The recently concluded Bay of Bengal Maritime Arbitration Case between India and Bangladesh offers interesting insights into the application of the judicial pronouncements to the factual situation contemporaneous with it for determining the boundary lines and the usage of cartographic evidence in the same. This post examines the section of the Award delimiting the riverine boundary between the two States. The reasoning given by Tribunal in this case makes an interesting read regarding the technicalities of demarcation of boundaries, challenges in the contemporaneous applications and the validity of cartographic evidence in such an application.

Background (para. 50-55 of the judgment)

The Indian Independence Act, 1947 of the United Kingdom, partitioned from India, the states of West Pakistan and East Pakistan. East Pakistan was carved out of the Bengal Province, with West Bengal remaining in India. In order to demarcate the boundary between East Pakistan and West Bengal, the Bengal Boundary Commission was set up in 1947 which was chaired by Sir Cyril Radcliffe. In Aug. 1947, the Commission submitted the report describing the boundary, and is known as “Radcliffe Award”. However, in 1948 the Indo-Pakistan Boundary Dispute Tribunal was set up by India and Pakistan to address the disagreement in the application of the Radcliffe Award. In 1950, the above mentioned Tribunal gave its Award, known as the “Bagge Award”.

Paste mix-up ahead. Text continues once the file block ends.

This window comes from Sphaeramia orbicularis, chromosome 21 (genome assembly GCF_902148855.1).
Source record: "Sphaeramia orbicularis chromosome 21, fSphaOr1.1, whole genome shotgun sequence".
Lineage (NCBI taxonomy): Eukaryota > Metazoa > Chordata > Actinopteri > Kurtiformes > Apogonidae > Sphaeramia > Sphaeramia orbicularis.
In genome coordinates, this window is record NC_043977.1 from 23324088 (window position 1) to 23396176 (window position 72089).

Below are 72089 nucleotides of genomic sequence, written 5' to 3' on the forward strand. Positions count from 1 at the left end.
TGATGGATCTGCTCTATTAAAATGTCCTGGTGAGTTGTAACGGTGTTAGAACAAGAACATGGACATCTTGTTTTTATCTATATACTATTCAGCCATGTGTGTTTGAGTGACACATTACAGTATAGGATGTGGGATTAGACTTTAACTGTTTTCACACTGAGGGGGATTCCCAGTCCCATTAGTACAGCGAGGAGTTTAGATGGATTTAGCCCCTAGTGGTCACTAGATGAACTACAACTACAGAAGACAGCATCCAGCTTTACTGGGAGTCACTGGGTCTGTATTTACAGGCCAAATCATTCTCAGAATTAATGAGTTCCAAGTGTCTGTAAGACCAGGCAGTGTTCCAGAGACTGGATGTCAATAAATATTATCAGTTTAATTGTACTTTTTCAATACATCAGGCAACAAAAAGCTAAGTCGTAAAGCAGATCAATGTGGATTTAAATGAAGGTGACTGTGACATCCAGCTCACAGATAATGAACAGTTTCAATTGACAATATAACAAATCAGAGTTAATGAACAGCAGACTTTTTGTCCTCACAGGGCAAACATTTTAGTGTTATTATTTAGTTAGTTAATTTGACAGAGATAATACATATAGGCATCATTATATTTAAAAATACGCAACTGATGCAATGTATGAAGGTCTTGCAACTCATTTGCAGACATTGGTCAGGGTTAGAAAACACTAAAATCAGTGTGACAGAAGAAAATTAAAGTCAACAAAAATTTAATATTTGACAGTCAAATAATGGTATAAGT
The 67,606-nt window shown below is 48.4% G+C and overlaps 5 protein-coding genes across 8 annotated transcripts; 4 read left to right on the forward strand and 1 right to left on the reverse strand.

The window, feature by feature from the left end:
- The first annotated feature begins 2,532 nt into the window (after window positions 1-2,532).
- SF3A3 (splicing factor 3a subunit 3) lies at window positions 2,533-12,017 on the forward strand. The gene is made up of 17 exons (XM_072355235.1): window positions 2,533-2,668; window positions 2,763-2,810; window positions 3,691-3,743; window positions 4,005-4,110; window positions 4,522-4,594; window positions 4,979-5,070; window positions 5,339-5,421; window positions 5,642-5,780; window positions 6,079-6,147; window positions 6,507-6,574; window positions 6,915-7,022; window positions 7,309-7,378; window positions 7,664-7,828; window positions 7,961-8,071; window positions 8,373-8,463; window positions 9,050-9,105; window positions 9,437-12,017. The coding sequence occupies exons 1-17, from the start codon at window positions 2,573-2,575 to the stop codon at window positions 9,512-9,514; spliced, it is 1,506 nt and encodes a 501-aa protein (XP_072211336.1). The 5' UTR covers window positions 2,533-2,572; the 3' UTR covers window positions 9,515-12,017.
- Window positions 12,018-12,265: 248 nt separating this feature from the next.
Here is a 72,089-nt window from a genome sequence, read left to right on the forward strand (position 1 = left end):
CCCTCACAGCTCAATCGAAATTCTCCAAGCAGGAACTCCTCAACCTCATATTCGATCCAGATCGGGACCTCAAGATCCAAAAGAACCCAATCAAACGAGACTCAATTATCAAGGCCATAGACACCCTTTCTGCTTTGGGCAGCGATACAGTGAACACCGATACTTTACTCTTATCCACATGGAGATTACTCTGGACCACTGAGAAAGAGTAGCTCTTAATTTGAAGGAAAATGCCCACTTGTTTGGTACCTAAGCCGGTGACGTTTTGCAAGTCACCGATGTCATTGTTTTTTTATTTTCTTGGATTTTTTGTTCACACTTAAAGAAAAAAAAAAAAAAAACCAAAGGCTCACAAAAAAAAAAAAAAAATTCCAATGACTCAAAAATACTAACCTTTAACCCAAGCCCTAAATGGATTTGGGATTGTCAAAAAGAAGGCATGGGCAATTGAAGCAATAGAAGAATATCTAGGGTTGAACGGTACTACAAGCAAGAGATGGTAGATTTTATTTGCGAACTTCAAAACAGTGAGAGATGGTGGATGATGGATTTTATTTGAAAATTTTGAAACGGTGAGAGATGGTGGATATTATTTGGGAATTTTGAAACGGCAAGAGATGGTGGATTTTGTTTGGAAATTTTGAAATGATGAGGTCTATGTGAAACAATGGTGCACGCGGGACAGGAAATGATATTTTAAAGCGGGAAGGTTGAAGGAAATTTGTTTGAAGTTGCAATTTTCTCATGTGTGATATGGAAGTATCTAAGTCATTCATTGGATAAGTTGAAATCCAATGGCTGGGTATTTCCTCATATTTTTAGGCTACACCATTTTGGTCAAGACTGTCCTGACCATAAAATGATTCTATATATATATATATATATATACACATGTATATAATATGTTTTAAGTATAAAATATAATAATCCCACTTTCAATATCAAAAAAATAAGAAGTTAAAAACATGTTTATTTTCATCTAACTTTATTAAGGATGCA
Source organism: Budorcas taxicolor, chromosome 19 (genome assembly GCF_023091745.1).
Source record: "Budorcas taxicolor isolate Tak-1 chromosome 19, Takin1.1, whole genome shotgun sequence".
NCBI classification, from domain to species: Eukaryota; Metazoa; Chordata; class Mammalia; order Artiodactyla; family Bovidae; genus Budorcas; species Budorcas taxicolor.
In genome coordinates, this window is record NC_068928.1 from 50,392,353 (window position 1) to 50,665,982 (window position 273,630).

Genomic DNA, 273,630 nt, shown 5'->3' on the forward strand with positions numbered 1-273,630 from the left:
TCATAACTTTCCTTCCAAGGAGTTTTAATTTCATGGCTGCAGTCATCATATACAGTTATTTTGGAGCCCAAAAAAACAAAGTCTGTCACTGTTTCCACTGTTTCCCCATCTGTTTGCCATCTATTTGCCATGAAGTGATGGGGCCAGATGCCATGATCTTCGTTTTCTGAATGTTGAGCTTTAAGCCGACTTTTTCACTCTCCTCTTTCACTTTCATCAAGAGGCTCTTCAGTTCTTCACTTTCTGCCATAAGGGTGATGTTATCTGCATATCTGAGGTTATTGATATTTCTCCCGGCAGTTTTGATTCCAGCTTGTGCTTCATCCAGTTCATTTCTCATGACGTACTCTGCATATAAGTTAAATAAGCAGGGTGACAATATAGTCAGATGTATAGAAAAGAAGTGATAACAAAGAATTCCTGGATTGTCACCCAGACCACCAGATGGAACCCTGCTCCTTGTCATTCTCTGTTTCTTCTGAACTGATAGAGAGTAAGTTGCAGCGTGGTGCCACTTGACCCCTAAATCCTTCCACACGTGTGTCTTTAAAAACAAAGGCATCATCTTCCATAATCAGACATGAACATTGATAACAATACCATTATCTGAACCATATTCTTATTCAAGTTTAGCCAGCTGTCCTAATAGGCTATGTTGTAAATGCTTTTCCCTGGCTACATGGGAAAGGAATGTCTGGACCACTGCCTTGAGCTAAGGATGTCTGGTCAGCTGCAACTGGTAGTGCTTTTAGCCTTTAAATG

In 1971, East Pakistan declared independence from West Pakistan, and succeeded as a new state of Bangladesh to the territory of East Pakistan and its boundaries.

The boundary between India and Bangladesh runs across the Sunderban Delta region. The southern section of the land boundary lies in the riverine features, which fall in the Bay of Bengal. Among its tasks of finding the land boundary terminus anddelimiting the territorial sea, EEZ and continental shelves between the two States, the present Tribunal also had to concern itself with delimiting the boundary river between the two, which will be discussed in the passages below.

Delimitation of the Boundary River

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Emerging Voices: Responsibility of the Netherlands for the Genocide in Srebrenica–The Nuhanović and Mothers of Srebrenica Cases Compared

by Otto Spijkers

[Otto Spijkers is an Assistant Professor of Public International Law at Utrecht University.]

Introduction

This post compares the recent judgment of the District Court in The Hague in the case of the “Mothers of Srebrenica” with the judgment of the Dutch Supreme Court of last year in the Nuhanović case. I will try not to repeat what Kristen Boon wrote about the case in an earlier post.

Facts

Both judgments deal with the legal responsibility of the Netherlands for the death of (some of) the Bosnian Muslims in Srebrenica in 1995. When the so-called “safe area” of Srebrenica fell into the hands of the Bosnian Serbs, the Dutch UN peacekeepers all left the area. Hasan Nuhanović was permitted to leave with them, because he had worked for the UN, but the UN peacekeepers refused to take the relatives of Hasan Nuhanović as well. Hasan’s brother and father were subsequently killed, together with thousands of other Bosnian Muslims. Most of the victims were situated outside the compound over which the Dutch peacekeepers exercised effective control. Even those Bosnian Muslims that managed to enter the compound, just before the fall of Srebrenica was a fact, were later surrendered by the Dutch peacekeepers to the Bosnian Serbs. Almost all of them were killed.

Legal Question